miR-181b was previously shown to be highly expressed in pancreatic (22,24), head and neck (25) and bladder cancer (26). By contrast, it was found to be downregulated in gastric (27) and prostate cancer (28). Those results suggested that the function of miR-181b may be unique, depending on the type of tumor and cellular context (2931). It was previously demonstrated that miR-181b is a critical link between inflammation and malignant transformation (32). STAT3, a transcription factor activated by IL-6 (3335), directly activates miR-21 and -181b-1 (36). Of note, transient expression of miR-181b induces the epigenetic switch and inhibits cylindromatosis (CYLD) tumor suppressor, a target of miR-181b, from negatively modulating NF-κB activity. Therefore, miR-181b and CYLD are part of the positive feedback loop that underlies the epigenetic switch between inflammation and cancer (36,37). The expression status of miR-181b in different types of cancer and underlying mechanisms are listed in Table I. Our current understanding of the role of miR-181b in tumorigenesis is illustrated in Fig. 1.

Table I

Expression of miR-181b in different types of cancer and relevant mechanism.

Table I

Expression of miR-181b in different types of cancer and relevant mechanism.

Type of cancerChange of miR-181bFunctions and mechanismsRefs.
GastricDownregulationmiR-181b plays a role in the development of MDR in gastric cancer cell lines by targeting BCL2
miR-181b modulates CREB1 expression in human gastric adenocarcinoma
23,40,41
LungDownregulationmiR-181b targeting BCL2 plays a role in the development of MDR in lung cancer cell lines by modulation of apoptosis41
ColonUpregulationp53 mutations or deletions trigger oncogene activation16,38,39
PancreaticUpregulationUnclear22,24
Head and neckUpregulationUnclear25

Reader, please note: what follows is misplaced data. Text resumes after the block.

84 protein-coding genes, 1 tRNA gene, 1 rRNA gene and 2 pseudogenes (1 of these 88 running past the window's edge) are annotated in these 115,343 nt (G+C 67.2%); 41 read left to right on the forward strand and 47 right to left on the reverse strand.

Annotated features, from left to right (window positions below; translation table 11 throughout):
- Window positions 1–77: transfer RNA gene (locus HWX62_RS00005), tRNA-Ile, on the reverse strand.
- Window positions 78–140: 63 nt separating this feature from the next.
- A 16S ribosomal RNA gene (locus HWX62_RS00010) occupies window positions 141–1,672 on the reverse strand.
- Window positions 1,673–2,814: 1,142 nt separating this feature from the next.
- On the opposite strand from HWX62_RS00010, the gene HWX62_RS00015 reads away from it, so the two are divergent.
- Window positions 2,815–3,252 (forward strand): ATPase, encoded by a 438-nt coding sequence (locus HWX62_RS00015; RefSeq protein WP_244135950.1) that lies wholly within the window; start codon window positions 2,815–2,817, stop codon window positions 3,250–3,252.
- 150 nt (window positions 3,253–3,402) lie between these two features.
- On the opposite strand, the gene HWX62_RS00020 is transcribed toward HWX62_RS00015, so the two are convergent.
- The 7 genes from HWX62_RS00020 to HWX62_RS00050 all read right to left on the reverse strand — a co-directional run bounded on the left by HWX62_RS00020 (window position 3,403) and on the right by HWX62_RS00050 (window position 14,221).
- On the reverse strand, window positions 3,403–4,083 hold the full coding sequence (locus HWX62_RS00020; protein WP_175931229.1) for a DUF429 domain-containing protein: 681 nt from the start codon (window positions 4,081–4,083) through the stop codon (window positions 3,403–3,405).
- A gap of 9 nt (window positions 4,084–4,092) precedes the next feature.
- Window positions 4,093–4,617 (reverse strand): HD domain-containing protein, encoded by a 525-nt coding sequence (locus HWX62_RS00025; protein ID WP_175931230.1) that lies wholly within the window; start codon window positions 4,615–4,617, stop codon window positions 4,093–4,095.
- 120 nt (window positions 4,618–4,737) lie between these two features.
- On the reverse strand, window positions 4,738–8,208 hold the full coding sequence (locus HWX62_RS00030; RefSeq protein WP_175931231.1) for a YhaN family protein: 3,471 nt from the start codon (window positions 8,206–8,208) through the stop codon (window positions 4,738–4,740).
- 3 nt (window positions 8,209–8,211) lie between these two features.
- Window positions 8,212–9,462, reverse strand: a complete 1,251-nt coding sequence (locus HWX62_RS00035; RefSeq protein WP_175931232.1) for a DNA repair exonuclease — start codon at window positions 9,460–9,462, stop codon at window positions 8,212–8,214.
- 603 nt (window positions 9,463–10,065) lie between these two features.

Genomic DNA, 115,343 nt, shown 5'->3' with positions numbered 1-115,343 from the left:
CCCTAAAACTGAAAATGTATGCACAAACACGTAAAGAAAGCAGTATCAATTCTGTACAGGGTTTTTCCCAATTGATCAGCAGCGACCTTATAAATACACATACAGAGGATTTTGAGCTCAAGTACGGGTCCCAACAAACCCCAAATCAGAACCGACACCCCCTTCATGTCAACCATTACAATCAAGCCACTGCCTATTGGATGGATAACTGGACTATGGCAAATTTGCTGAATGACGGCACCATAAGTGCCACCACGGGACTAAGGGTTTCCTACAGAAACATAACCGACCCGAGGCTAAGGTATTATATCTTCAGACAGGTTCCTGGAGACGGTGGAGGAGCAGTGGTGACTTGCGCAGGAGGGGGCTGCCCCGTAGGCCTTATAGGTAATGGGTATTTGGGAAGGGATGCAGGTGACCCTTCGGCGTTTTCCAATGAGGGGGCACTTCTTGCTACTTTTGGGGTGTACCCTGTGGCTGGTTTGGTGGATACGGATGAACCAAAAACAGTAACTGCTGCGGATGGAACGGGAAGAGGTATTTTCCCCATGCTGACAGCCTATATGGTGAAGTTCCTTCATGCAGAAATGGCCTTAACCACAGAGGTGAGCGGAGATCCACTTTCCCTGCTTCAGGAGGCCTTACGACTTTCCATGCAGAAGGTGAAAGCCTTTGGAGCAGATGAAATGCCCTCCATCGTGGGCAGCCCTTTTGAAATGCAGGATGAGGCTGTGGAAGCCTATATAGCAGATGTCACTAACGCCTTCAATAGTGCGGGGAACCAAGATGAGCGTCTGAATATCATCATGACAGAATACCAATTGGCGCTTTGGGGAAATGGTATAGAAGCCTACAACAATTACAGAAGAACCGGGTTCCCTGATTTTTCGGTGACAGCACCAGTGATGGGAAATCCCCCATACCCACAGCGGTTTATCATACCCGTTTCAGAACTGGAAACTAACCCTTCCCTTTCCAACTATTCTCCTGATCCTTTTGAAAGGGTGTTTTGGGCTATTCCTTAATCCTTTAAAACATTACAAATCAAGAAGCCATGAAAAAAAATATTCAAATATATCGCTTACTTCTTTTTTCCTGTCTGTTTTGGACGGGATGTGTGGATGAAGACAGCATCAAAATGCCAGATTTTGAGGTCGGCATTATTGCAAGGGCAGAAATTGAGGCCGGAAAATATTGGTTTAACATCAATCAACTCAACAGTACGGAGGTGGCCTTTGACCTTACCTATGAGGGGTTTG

ProstateDownregulationUnclear28
HCCUpregulationTIMP3, a tumor suppressor, is targeted by miR-181b
miR-181b enhances MMP2 and 9 activity and promotes growth, clonogenic survival, migration and invasion of HCC cells
21,36,42
BreastUpregulationHMGA1, CBX7 and miR-181b may play critical roles in cancer progression44,45
ThyroidUpregulationmiR-181b may promote cell proliferation
c-Kit, a target of miR-181b, may also be involved
17
Oral carcinomaUpregulationmiR-181b may play an important role in malignant transformation32
OsteosarcomaUpregulationUnclear46
RetinoblastomaUpregulationmiR-181b may promote proliferation of retinoblastoma cells47
GliomaDownregulationmiR-181b acts as a tumor suppressor that triggers growth inhibition, apoptosis and invasion inhibition in glioma cells4852
AMLUpregulationmiR-181b targets MLK2, contributing to cell proliferation, which plays a critical role in the progression of AML55
CLLDownregulationmiR-181b inhibits BCL2, MCL1 and X-linked inhibitor of apoptosis protein
miRNAs, including miR-181b, upregulate TCL1 associated with BMSCs, protecting CLL cells from apoptosis
8,5658

[i] HCC, hepatocellular carcinoma; MDR, multidrug resistance; BCL2, B-cell lymphoma 2; CREB1, cAMP responsive element binding protein 1; TIMP, tissue inhibitor of metalloproteinases; HMGA1, high-mobility group AT-hook 1; CBX7, chromobox homolog 7; AML, acute myeloid leukemia; MLK2, mixed lineage kinase 2; MCL1, myeloid cell leukemia sequence 1; TCL1, T-cell leukemia/lymphoma 1; CLL, chronic lymphocytic leukemia; BMSC, bone marrow stromal cells.